Florida is close to being underwater.
It is incredibly flat, incredibly wet, incredibly dense with vegetation, increasingly populated by people coming to paradise to restart lives, escape boredom, find wealth and prosperity, or just escape the cold. In the summer the humidity here nears a hundred, the temperature nears a 100, and citrus orchards are the only ones who think it is a paradise.
The canals are a necessity and you see them in most residential neighborhoods along with the nature that goes with them. They give water a place to be, catch runoff, hold flood waters and keep residential homes high and dry. There is grass everywhere, plants, oranges and grapefruits, palm trees, flowers. Tropical plants grow in empty untended lots that gardeners elsewhere would kill for.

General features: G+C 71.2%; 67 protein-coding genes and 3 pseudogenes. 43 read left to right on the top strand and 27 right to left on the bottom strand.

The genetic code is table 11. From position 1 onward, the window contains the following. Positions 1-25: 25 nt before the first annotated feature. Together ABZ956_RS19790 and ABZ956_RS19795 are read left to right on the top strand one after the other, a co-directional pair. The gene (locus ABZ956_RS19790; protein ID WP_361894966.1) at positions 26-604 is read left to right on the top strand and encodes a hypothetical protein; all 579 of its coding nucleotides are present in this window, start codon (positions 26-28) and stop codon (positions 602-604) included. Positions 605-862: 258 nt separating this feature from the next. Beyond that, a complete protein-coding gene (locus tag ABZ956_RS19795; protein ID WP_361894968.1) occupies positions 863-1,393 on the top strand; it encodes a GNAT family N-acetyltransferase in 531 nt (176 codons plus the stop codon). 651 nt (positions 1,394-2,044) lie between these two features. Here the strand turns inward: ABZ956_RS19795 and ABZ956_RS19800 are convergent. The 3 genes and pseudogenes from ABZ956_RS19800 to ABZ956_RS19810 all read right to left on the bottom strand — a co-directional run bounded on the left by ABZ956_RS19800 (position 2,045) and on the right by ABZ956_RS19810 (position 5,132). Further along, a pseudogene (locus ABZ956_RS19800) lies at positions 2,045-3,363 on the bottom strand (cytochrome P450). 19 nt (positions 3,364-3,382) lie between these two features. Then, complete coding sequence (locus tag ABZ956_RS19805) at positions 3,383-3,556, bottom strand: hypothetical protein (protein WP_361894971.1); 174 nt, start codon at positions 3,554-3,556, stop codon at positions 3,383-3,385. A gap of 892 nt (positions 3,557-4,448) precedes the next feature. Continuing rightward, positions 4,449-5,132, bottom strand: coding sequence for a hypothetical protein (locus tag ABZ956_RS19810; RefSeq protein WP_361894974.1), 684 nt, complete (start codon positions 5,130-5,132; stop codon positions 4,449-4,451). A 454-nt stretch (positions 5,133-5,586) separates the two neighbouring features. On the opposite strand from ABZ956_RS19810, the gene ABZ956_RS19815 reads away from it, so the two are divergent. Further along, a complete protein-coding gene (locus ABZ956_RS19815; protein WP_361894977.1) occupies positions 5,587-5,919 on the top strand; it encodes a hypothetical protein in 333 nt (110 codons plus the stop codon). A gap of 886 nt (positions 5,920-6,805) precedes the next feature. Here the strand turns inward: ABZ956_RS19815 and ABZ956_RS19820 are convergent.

Spanish explorers came here seeking the Fountain of Youth. Florida does have fountains and a lot of youth so those old Conquistadors were definitely in the right search area.
Florida, one of our fifty states, protrudes into the Caribbean Sea like a giant nose and doesn’t seem to belong in the U.S. Most everyone here comes from somewhere else and Seminole Indians stay close to the Everglades, out of sight and hearing.
The state is more likely to bite you than bless you, more likely to sunbathe and drink margaritas than sit in church, more prone to faith healers and spas than cold hard science.
Florida Isn’t underwater yet, but, in the next hurricane, things could quickly float away.
If this state weren’t attached to the U.S. mainland, I would be worried about it.